Klezmer in Europe has been a controversial topic ever since this traditional Jewish wedding music made it to the concert halls and discos of Berlin, Warsaw, Budapest and Prague.
Played mostly by non-Jews and for non-Jews, it was hailed as "fakelore," "Jewish Disneyland" and even "cultural necrophilia." Klezmer's Afterlife is the first book to investigate this fascinating music scene in Central Europe, giving voice to the musicians, producers and consumers ofthe resuscitated klezmer.
Contesting common hypotheses about the klezmer revival in Germany and Poland stemming merely from feelings of guilt which emerged in the years following the Holocaust, author Magdalena Waligorska investigates the consequences of the klezmer boom on the people who staged it andplaces where it occurred.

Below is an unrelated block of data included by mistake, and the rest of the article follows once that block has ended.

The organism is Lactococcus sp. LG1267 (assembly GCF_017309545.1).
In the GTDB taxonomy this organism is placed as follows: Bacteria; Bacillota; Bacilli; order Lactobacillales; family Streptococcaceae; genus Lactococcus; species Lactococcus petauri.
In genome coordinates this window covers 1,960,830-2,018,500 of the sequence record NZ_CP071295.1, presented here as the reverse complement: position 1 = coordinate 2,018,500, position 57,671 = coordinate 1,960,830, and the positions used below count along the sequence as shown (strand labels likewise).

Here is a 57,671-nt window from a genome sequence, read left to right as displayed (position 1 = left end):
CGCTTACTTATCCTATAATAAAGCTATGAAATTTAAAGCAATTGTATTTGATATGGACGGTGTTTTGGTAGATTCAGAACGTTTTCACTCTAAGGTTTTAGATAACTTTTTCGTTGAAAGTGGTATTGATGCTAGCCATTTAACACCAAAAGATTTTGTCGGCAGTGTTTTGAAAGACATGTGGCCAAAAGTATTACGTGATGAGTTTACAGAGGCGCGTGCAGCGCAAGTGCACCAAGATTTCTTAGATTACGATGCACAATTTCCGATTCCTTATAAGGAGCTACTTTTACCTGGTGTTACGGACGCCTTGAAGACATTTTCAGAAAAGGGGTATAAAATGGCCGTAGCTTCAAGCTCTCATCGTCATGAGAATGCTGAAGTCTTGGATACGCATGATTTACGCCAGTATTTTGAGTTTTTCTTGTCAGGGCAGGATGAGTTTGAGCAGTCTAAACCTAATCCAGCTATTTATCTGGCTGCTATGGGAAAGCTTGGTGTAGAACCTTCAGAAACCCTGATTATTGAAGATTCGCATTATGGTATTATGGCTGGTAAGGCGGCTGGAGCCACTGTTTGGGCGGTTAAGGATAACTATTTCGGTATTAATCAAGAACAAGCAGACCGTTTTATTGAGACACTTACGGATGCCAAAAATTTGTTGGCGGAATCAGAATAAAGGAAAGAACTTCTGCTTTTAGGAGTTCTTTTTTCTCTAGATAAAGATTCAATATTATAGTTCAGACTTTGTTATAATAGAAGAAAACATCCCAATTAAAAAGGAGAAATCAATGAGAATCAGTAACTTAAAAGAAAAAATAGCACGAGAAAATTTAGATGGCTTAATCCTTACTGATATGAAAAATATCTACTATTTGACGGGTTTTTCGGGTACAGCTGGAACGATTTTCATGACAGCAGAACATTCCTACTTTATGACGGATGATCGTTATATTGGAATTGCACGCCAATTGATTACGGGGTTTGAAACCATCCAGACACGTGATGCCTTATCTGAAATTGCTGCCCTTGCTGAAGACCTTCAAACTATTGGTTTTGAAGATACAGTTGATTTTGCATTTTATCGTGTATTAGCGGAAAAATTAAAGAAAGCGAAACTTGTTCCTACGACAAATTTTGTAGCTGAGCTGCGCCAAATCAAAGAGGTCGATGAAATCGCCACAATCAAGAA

Offering not only a documentation of the klezmer revival in two of its European headquarters (Krakow and Berlin), but also an analysis of the Jewish / non-Jewish encounter it generates, Waligorska demonstrates how the klezmer revival replicates and reinvents the image of the Jew in Polish and German popular culture, how it becomes a soundtrack to Holocaust commemoration and how it is used as a shining example of successful cultural policy by local officials. Drawing on a variety of fields including musicology, ethnomusicology, history, sociology, and cultural studies, Klezmer's Afterlife will appeal to a wide range scholars and students studying Jewish culture, and cultural relations in post-Holocaust central Europe, as well as general readers interested inklezmer music and music revivals more generally.